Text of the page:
First, if he hasn’t done so already, the President should order Air Force One to fly over Central Appalachia. On a clear day, he’ll see what surface mining and rampant corporate greed are doing the some of the world’s oldest mountains and to North America’s most biologically diverse region. After the flyover, he should land long enough to talk to some of the Appalachian people most affected by mountain top removal. These visits may change his mind about the true costs of coal.
Next, he should invite Caldwell and a few dozen of her closest friends in the really clean energy movement to the White House for a televised conversation about energy policy. In addition to the big mainstream green groups from inside the Beltway, he should include the leaders in smaller organizations who are dedicating so many of their waking hours to this issue – people like Jessy Tolkan, Alec Loorz, Mike Tidwell, and Eban Goodstein. Bill McKibben should be there. So should Terry Tamminen, the architect of Gov. Arnold Schwarzenegger’s climate program.
A respectful conversation should ensue, with the President examining his position on coal rather than defending it. For example:
1) Caldwell deserves a better answer to her question about why the market can’t make the investment in clean coal. Why shouldn’t coal and electric power companies pay for their own research into CCS? Public funding for mature, well-financed industries such as coal is classic corporate welfare. It’s also inconsistent for a White House that has proposed eliminating subsidies for fossil fuels.
2) Conservatives warn that pricing carbon will cause energy prices to rise. But so will avoiding carbon. The price of electricity is expected to be considerably higher from “clean coal” technology. CCS requires more energy and coal to produce a given amount of power. The power plants are more expensive to build. Carbon storage will cost money. So will the pipelines to move carbon dioxide from power plants to storage sites. Responsible environmental regulation of coal mining will add to the price of coal, too. Meantime, the cost of generating power from wind and solar technologies is coming down. In CCS, are we wasting time and money on a technology that won’t be cost-competitive by the time it’s ready for market?
3) Why will the politics of storing a toxic gas be different than it has been for storing nuclear waste? The ability to store huge amounts of carbon dioxide for long periods of time isn’t just a technical issue; it’s also a legal and political issue. Whoever is responsible for sequestering CO2 will have to purchase sub-surface rights from landowners over large geographic areas. All those landowners will have to agree to allow a colorless, odorless gas to be stored beneath them – a gas that can contaminate groundwater and kill people if it escapes in concentrated form. Isn’t the endless fiasco over nuclear waste a preview of the politics of storing carbon dioxide?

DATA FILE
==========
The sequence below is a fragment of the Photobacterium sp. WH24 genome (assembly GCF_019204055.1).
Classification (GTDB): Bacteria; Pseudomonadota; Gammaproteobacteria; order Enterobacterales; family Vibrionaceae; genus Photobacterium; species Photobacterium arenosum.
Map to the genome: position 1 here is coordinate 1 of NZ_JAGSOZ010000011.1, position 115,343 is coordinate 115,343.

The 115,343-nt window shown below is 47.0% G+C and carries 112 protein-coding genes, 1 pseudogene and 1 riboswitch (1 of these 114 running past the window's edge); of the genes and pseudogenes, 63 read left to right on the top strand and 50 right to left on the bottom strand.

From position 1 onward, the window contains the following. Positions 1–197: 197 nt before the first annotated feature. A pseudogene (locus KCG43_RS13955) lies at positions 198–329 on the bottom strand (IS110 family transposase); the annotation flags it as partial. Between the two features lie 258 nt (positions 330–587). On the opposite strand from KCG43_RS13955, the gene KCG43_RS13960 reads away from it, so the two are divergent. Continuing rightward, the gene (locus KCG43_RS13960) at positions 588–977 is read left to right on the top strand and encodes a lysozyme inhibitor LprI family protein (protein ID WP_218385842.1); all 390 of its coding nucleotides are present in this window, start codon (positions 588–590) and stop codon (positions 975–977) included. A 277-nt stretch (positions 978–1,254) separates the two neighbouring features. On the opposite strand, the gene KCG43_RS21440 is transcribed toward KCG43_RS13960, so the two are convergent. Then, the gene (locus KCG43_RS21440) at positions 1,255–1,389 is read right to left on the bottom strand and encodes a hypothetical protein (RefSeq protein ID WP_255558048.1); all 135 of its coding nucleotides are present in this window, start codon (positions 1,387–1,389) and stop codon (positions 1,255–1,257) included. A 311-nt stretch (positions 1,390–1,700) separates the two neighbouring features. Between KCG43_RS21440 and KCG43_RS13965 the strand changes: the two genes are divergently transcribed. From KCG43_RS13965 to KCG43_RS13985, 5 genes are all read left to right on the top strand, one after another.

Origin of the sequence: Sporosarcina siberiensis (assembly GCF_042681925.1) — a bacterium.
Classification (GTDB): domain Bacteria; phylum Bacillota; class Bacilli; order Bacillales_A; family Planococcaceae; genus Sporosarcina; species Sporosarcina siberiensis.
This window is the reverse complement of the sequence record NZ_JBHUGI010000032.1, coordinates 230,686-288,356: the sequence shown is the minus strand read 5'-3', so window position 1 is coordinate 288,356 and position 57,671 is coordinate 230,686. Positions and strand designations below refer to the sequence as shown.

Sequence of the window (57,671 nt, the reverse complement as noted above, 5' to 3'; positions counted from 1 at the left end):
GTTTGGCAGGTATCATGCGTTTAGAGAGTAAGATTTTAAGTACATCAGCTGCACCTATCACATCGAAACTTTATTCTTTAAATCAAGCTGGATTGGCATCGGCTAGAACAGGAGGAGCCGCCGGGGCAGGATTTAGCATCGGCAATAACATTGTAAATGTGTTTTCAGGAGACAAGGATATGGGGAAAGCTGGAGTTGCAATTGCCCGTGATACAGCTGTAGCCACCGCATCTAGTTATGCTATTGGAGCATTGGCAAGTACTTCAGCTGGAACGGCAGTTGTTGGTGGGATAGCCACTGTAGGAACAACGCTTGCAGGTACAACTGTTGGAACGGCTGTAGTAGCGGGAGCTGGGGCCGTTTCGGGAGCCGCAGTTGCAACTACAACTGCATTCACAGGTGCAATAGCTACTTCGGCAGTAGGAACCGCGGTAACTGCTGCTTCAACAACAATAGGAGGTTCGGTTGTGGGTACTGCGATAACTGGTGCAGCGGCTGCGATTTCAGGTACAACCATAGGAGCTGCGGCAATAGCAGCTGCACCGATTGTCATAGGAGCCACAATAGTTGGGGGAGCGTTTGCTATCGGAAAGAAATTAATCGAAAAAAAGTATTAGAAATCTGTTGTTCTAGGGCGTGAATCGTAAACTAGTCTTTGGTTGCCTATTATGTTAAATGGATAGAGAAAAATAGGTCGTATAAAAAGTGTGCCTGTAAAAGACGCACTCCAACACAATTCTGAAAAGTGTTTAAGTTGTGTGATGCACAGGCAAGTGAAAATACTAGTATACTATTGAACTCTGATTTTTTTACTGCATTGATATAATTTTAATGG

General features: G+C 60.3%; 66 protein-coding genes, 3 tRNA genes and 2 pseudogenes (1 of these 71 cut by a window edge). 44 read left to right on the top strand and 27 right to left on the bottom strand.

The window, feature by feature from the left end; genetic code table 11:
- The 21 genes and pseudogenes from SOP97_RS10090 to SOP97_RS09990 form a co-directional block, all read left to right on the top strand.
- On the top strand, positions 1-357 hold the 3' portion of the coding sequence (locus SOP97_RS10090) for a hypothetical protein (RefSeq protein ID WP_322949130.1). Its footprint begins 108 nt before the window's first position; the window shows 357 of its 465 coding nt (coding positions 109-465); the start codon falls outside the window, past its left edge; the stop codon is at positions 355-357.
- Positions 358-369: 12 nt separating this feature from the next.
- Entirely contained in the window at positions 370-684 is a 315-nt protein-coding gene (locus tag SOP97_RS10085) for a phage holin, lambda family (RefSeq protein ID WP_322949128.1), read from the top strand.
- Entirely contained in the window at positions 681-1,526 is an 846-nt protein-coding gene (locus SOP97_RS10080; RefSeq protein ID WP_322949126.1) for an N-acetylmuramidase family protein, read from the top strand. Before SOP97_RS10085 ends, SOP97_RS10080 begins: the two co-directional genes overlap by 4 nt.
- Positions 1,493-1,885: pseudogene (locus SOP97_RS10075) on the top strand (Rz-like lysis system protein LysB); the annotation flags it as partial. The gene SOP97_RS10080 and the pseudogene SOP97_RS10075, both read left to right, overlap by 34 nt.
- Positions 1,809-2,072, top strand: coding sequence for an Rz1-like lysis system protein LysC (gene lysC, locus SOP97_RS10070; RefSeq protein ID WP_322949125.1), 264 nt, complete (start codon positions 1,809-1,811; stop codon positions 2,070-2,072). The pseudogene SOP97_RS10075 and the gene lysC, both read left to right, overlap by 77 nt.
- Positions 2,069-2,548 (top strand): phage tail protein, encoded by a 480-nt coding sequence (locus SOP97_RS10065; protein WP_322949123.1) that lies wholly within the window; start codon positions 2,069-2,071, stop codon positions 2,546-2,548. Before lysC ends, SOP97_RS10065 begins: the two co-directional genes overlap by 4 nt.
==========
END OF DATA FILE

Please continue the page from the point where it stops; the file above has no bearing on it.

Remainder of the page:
4) If America needs a fossil fuel for the transition to a de-carbonized economy, why not natural gas? Now that we know we have ample domestic reserves of gas, doesn’t it make more sense to replace the dirtiest fossil fuel with the cleanest? Gas extraction has its own environmental problems, but they seem easier to solve than coal’s. If we’re going to spend money on a transition fuel, shouldn’t we invest in the processes and technologies that will reduce the environmental and social impacts of gas extraction?
5) In his meeting with governors, President Obama talked about using coal “well into the future”. Does he regard coal as a transition fuel or part of our lives for generations to come? The coal industry likes to argue we have hundreds of years of supply. Hundreds of years is not a transition; it’s an energy epoch.
6) What is the Administration’s timetable for America’s transition to a truly sustainable energy mix? Do we have a roadmap for the journey to a clean energy economy, with goals, timetables and the policies we’ll need to get there? (For an example, see the United Kingdom’s “route map” to a low carbon economy by 2020) A comprehensive transition plan would guide public and private investments. It could prevent policy collisions, false starts and wasted time by coordinating the powers of federal, state and local governments. Shouldn’t the President convene an Economic Transition Task Force before he creates one on clean coal?
There’s a lot to talk about here.
When he spoke to the governors at the White House, President Obama took pains to show he has an open mind about national energy policy. “I want to be clear that my administration is following a non-ideological approach to this issue,” he said. What’s less clear is whether the President and his advisors have found an energy policy that makes good sense as well as expedient politics.